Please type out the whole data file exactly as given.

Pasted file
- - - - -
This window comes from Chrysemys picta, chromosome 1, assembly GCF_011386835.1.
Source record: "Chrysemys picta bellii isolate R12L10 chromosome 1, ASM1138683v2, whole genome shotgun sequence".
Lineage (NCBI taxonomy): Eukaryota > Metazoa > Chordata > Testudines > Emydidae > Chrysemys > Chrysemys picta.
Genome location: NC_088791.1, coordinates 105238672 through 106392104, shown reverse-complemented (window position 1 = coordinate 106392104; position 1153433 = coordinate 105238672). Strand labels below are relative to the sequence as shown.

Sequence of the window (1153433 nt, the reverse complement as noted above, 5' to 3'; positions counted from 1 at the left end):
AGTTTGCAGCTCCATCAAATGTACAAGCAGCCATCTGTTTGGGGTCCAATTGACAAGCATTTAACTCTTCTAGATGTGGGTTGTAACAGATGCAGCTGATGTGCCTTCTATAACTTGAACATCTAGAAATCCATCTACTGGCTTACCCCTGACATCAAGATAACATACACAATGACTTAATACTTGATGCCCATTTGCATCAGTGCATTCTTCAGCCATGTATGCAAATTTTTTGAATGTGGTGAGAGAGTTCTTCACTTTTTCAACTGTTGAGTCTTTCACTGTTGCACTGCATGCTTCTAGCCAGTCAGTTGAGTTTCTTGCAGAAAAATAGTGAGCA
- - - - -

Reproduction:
This window comes from Chrysemys picta, chromosome 1, assembly GCF_011386835.1.
Source record: "Chrysemys picta bellii isolate R12L10 chromosome 1, ASM1138683v2, whole genome shotgun sequence".
Lineage (NCBI taxonomy): Eukaryota > Metazoa > Chordata > Testudines > Emydidae > Chrysemys > Chrysemys picta.
Genome location: NC_088791.1, coordinates 105238672 through 106392104, shown reverse-complemented (window position 1 = coordinate 106392104; position 1153433 = coordinate 105238672). Strand labels below are relative to the sequence as shown.

Sequence of the window (1153433 nt, the reverse complement as noted above, 5' to 3'; positions counted from 1 at the left end):
AGTTTGCAGCTCCATCAAATGTACAAGCAGCCATCTGTTTGGGGTCCAATTGACAAGCATTTAACTCTTCTAGATGTGGGTTGTAACAGATGCAGCTGATGTGCCTTCTATAACTTGAACATCTAGAAATCCATCTACTGGCTTACCCCTGACATCAAGATAACATACACAATGACTTAATACTTGATGCCCATTTGCATCAGTGCATTCTTCAGCCATGTATGCAAATTTTTTGAATGTGGTGAGAGAGTTCTTCACTTTTTCAACTGTTGAGTCTTTCACTGTTGCACTGCATGCTTCTAGCCAGTCAGTTGAGTTTCTTGCAGAAAAATAGTGAGCA